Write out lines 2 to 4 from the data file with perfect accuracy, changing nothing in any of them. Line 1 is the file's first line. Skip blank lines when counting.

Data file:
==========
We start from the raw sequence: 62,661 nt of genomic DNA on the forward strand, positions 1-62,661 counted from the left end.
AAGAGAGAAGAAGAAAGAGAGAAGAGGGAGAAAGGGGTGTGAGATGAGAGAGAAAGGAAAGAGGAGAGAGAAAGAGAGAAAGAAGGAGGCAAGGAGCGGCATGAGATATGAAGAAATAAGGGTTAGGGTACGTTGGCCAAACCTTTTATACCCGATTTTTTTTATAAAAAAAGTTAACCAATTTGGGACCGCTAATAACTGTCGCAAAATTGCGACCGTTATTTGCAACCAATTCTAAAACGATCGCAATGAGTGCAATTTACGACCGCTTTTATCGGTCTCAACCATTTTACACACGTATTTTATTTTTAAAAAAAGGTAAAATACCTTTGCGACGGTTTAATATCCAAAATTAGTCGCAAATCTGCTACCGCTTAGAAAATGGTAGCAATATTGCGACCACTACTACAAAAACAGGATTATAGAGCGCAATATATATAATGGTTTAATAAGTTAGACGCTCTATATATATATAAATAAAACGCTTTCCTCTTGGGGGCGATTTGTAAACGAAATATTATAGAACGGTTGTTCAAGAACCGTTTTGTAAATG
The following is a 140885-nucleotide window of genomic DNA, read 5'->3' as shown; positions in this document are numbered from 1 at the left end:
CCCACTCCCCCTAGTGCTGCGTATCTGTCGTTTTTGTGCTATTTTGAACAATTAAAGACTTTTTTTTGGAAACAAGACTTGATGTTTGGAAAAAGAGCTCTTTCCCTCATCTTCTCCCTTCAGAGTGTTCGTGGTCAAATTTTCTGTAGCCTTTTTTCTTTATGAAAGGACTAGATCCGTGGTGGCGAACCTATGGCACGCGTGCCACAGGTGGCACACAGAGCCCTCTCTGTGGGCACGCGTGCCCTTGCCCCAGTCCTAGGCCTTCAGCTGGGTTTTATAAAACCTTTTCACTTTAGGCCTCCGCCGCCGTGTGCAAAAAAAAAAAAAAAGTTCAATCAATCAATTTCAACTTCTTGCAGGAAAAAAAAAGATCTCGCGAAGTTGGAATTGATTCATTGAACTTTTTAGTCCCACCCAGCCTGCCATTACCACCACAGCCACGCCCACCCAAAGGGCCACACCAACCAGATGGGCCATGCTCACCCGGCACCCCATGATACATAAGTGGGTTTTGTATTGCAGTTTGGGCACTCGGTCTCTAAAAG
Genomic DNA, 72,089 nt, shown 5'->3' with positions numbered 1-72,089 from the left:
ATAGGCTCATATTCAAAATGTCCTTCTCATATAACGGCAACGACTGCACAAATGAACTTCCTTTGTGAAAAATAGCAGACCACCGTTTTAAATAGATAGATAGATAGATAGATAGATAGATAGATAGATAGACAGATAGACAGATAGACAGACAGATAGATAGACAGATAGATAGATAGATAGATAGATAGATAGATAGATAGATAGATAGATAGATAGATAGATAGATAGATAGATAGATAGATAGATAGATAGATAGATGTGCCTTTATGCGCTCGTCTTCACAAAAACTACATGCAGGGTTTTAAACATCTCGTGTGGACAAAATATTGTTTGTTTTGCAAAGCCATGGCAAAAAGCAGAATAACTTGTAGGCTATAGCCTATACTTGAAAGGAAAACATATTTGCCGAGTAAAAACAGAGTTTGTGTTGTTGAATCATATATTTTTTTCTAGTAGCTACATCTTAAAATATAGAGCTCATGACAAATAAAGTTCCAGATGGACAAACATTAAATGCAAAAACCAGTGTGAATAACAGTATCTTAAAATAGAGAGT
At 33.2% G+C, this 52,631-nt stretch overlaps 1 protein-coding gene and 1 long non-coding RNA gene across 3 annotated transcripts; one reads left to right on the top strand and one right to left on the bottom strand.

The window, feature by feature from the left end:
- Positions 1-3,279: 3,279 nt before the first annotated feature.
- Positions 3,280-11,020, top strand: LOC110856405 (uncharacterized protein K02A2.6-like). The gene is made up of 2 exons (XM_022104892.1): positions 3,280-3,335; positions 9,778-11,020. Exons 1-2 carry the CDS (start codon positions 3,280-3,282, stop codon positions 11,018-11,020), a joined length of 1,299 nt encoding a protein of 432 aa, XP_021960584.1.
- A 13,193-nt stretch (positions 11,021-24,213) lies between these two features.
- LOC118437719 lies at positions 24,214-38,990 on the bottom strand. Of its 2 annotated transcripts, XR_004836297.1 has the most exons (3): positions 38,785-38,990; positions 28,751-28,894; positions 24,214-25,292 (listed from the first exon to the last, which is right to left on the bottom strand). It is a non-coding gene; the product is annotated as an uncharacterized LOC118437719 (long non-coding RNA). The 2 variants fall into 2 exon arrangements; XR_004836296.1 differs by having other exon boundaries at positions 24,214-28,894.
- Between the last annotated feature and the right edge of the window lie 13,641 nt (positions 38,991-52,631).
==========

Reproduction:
AAGAGAGAAGAAGAAAGAGAGAAGAGGGAGAAAGGGGTGTGAGATGAGAGAGAAAGGAAAGAGGAGAGAGAAAGAGAGAAAGAAGGAGGCAAGGAGCGGCATGAGATATGAAGAAATAAGGGTTAGGGTACGTTGGCCAAACCTTTTATACCCGATTTTTTTTATAAAAAAAGTTAACCAATTTGGGACCGCTAATAACTGTCGCAAAATTGCGACCGTTATTTGCAACCAATTCTAAAACGATCGCAATGAGTGCAATTTACGACCGCTTTTATCGGTCTCAACCATTTTACACACGTATTTTATTTTTAAAAAAAGGTAAAATACCTTTGCGACGGTTTAATATCCAAAATTAGTCGCAAATCTGCTACCGCTTAGAAAATGGTAGCAATATTGCGACCACTACTACAAAAACAGGATTATAGAGCGCAATATATATAATGGTTTAATAAGTTAGACGCTCTATATATATATAAATAAAACGCTTTCCTCTTGGGGGCGATTTGTAAACGAAATATTATAGAACGGTTGTTCAAGAACCGTTTTGTAAATG
The following is a 140885-nucleotide window of genomic DNA, read 5'->3' as shown; positions in this document are numbered from 1 at the left end:
CCCACTCCCCCTAGTGCTGCGTATCTGTCGTTTTTGTGCTATTTTGAACAATTAAAGACTTTTTTTTGGAAACAAGACTTGATGTTTGGAAAAAGAGCTCTTTCCCTCATCTTCTCCCTTCAGAGTGTTCGTGGTCAAATTTTCTGTAGCCTTTTTTCTTTATGAAAGGACTAGATCCGTGGTGGCGAACCTATGGCACGCGTGCCACAGGTGGCACACAGAGCCCTCTCTGTGGGCACGCGTGCCCTTGCCCCAGTCCTAGGCCTTCAGCTGGGTTTTATAAAACCTTTTCACTTTAGGCCTCCGCCGCCGTGTGCAAAAAAAAAAAAAAAGTTCAATCAATCAATTTCAACTTCTTGCAGGAAAAAAAAAGATCTCGCGAAGTTGGAATTGATTCATTGAACTTTTTAGTCCCACCCAGCCTGCCATTACCACCACAGCCACGCCCACCCAAAGGGCCACACCAACCAGATGGGCCATGCTCACCCGGCACCCCATGATACATAAGTGGGTTTTGTATTGCAGTTTGGGCACTCGGTCTCTAAAAG